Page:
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Next, add in your mushrooms.  Mix in with the vegetables and liquid currently in the pot.  Allow to cook down a bit, a minute or two.  You may wonder why mushrooms should be in chicken and dumplings?  Because their taste reminds you of the Earthly, low-down, pungent smells that make all the best stews!  By the end of the cooking process you will barely notice their presence visually.  But your taste buds will not be so remiss.

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Once the mushrooms have cooked down a bit pour a slurry of the chicken broth in the pot, maybe a cup.  Use this broth, and your wooden spoon (you are using a wooden spoon, right?) to get up all the little tasty bits that have stuck to the bottom of the pot, and move around everything.  Then, add in the chicken broth you have been setting aside.  Pour in more than you ever think you will need, as it is hard to fathom how much liquid dumplings can absorb.  Don’t fill up the side of the pot any more than 3/4 the way up the side, to be sure to have room for the ingredients you will soon dump in.  Bring this all to a languid, bubbly boil.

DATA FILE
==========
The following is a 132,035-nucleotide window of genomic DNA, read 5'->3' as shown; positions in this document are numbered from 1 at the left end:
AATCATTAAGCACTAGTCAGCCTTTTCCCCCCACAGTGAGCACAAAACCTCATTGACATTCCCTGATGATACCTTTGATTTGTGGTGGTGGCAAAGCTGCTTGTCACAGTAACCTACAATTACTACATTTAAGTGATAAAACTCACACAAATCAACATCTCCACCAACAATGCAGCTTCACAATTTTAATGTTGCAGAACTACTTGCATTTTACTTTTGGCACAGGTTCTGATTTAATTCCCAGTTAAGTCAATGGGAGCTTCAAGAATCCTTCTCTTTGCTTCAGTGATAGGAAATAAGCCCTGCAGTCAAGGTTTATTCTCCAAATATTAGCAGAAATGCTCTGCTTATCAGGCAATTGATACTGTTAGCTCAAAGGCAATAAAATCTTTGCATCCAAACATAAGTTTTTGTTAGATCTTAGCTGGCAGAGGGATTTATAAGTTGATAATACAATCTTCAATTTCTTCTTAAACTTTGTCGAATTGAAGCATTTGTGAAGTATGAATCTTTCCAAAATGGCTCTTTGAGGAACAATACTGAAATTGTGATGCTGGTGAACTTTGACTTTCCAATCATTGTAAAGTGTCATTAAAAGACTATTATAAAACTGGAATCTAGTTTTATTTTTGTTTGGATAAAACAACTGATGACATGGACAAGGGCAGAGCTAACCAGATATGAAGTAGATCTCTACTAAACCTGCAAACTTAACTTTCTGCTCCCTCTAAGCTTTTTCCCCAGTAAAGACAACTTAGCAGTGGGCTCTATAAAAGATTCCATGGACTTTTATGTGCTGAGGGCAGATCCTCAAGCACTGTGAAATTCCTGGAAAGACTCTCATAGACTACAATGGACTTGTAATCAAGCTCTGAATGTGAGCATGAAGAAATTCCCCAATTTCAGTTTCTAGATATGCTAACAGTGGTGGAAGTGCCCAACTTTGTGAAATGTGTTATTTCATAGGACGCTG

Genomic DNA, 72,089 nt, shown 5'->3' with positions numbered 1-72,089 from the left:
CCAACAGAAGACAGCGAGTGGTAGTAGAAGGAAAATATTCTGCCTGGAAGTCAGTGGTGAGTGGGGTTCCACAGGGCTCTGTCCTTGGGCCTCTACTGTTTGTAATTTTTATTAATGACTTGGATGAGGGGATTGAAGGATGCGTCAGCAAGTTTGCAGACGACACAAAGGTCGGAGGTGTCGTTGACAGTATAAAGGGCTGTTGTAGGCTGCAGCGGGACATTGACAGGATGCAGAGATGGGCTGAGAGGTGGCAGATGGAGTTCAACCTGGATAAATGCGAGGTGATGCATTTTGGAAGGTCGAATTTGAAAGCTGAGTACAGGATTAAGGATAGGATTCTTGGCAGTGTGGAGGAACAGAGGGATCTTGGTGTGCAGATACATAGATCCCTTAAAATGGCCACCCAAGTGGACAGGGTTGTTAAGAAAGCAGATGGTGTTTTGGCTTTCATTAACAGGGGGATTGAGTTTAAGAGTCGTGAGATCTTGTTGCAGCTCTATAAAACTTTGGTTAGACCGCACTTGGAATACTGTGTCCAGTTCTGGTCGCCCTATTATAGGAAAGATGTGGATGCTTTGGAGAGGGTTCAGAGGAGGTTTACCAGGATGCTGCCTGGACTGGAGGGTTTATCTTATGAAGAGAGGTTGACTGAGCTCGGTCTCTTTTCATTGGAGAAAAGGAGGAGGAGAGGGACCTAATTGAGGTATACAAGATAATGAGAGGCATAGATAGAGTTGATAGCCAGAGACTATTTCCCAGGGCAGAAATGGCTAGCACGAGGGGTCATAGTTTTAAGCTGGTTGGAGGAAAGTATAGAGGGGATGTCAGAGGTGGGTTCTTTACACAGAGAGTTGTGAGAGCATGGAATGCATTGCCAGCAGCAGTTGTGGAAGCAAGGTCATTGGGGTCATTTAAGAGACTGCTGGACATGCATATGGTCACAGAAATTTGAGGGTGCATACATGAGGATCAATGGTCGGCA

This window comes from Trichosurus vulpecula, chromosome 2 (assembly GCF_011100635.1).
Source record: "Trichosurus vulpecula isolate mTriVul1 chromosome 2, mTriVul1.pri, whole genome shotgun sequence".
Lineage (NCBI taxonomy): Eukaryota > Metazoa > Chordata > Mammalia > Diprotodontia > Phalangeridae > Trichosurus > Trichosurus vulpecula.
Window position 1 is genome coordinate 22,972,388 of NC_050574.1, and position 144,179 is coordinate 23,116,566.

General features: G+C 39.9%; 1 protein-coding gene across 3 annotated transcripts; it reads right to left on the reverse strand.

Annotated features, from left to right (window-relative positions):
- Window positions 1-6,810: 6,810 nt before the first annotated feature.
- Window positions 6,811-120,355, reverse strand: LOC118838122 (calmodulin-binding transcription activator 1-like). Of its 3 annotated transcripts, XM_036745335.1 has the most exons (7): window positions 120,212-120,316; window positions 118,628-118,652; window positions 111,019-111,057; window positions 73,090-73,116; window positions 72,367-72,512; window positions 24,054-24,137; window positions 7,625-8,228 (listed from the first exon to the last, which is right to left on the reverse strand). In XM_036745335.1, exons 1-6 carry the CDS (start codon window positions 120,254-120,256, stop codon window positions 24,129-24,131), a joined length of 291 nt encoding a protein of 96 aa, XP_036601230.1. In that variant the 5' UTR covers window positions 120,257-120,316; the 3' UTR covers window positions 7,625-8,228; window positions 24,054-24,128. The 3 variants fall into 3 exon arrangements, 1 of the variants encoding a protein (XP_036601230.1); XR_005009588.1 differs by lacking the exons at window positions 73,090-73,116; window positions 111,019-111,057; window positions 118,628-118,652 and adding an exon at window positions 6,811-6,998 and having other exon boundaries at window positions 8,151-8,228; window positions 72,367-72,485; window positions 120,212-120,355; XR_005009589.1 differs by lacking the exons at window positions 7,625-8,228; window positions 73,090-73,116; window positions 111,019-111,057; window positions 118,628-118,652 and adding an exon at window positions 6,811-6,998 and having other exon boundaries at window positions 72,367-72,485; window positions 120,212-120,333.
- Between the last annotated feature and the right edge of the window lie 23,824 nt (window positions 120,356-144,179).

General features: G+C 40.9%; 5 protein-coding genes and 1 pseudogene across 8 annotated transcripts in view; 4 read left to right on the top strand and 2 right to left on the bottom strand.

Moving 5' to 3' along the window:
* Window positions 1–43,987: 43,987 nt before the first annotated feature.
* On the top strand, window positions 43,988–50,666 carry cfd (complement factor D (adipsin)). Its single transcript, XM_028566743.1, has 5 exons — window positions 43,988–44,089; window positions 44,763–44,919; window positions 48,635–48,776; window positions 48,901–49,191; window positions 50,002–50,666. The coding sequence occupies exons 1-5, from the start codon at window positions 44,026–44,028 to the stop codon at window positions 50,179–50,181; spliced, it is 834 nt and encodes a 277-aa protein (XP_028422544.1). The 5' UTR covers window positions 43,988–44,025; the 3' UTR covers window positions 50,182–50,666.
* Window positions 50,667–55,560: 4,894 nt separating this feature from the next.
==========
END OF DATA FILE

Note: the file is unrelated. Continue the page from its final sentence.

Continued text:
CD-9

Once the bubbly boil begins it is time to add dumplings.  Here’s where some purists are going to call “fowl” (get it!).  Most of the time I use store bought dumplings!  I do make them from scratch sometimes, especially if I want to make black pepper pastry (super thin pastry strips loaded with black pepper mixed in the flour) or green herb dumplings (ravioli-sized dumplings full of cut up green herbs, such as parsley and basil).  But this is one step where the dumplings these companies make and package for us taste just as good as what you can make at home, and this pre-packaged step can save an hour of time (not having to make your own) in an already long process.

CD-8